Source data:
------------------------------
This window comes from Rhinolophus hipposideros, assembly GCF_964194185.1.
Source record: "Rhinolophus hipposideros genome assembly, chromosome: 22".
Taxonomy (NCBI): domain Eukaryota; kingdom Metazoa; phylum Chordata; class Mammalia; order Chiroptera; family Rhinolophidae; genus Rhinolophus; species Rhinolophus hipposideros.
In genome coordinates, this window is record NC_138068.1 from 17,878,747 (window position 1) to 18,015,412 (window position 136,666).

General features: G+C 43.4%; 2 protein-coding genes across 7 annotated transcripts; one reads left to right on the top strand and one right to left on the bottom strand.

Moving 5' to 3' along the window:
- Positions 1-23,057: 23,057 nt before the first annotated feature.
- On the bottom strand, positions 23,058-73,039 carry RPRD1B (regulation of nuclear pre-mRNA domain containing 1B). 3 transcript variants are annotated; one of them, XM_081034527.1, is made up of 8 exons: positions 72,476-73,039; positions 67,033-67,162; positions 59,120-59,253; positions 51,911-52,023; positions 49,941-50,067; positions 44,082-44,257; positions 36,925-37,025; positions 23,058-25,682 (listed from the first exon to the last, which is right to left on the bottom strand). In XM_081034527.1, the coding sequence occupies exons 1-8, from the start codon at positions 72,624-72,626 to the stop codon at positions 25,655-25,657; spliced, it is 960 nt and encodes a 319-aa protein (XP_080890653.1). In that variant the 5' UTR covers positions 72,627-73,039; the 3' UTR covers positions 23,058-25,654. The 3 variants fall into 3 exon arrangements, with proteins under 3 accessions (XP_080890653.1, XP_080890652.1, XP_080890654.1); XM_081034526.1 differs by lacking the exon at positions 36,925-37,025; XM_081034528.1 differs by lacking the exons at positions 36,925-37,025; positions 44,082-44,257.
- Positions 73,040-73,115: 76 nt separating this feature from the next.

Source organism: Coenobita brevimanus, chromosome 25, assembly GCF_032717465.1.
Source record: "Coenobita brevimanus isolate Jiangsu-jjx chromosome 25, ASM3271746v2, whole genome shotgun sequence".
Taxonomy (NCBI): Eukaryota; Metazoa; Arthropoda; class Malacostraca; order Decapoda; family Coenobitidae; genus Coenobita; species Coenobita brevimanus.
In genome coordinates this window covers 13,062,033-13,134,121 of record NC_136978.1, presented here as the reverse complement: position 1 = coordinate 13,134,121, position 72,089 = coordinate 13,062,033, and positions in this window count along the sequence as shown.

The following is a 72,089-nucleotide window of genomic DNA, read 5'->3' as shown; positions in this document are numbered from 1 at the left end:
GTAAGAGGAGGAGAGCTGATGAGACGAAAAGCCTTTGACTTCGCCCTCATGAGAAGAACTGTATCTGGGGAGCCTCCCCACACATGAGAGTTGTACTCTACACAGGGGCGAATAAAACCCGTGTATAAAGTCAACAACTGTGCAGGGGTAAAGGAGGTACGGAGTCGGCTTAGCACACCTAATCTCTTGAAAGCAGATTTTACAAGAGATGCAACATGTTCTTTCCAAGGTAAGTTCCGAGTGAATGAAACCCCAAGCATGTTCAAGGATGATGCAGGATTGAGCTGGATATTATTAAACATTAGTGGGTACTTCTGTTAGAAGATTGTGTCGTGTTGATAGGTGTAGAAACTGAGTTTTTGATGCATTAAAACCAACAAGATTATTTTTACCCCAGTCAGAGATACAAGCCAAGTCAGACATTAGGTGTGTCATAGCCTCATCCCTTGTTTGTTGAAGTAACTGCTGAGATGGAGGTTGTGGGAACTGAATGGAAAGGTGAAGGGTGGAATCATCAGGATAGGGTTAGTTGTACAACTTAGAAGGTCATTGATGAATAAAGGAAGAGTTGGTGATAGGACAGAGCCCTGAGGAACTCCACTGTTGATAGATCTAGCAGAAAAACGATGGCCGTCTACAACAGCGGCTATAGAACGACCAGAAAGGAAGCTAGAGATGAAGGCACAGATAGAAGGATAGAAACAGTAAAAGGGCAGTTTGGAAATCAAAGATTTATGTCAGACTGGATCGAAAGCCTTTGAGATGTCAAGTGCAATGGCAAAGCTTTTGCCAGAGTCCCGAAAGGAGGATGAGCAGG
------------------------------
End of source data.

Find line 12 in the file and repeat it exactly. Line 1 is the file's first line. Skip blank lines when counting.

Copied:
Taxonomy (NCBI): Eukaryota; Metazoa; Arthropoda; class Malacostraca; order Decapoda; family Coenobitidae; genus Coenobita; species Coenobita brevimanus.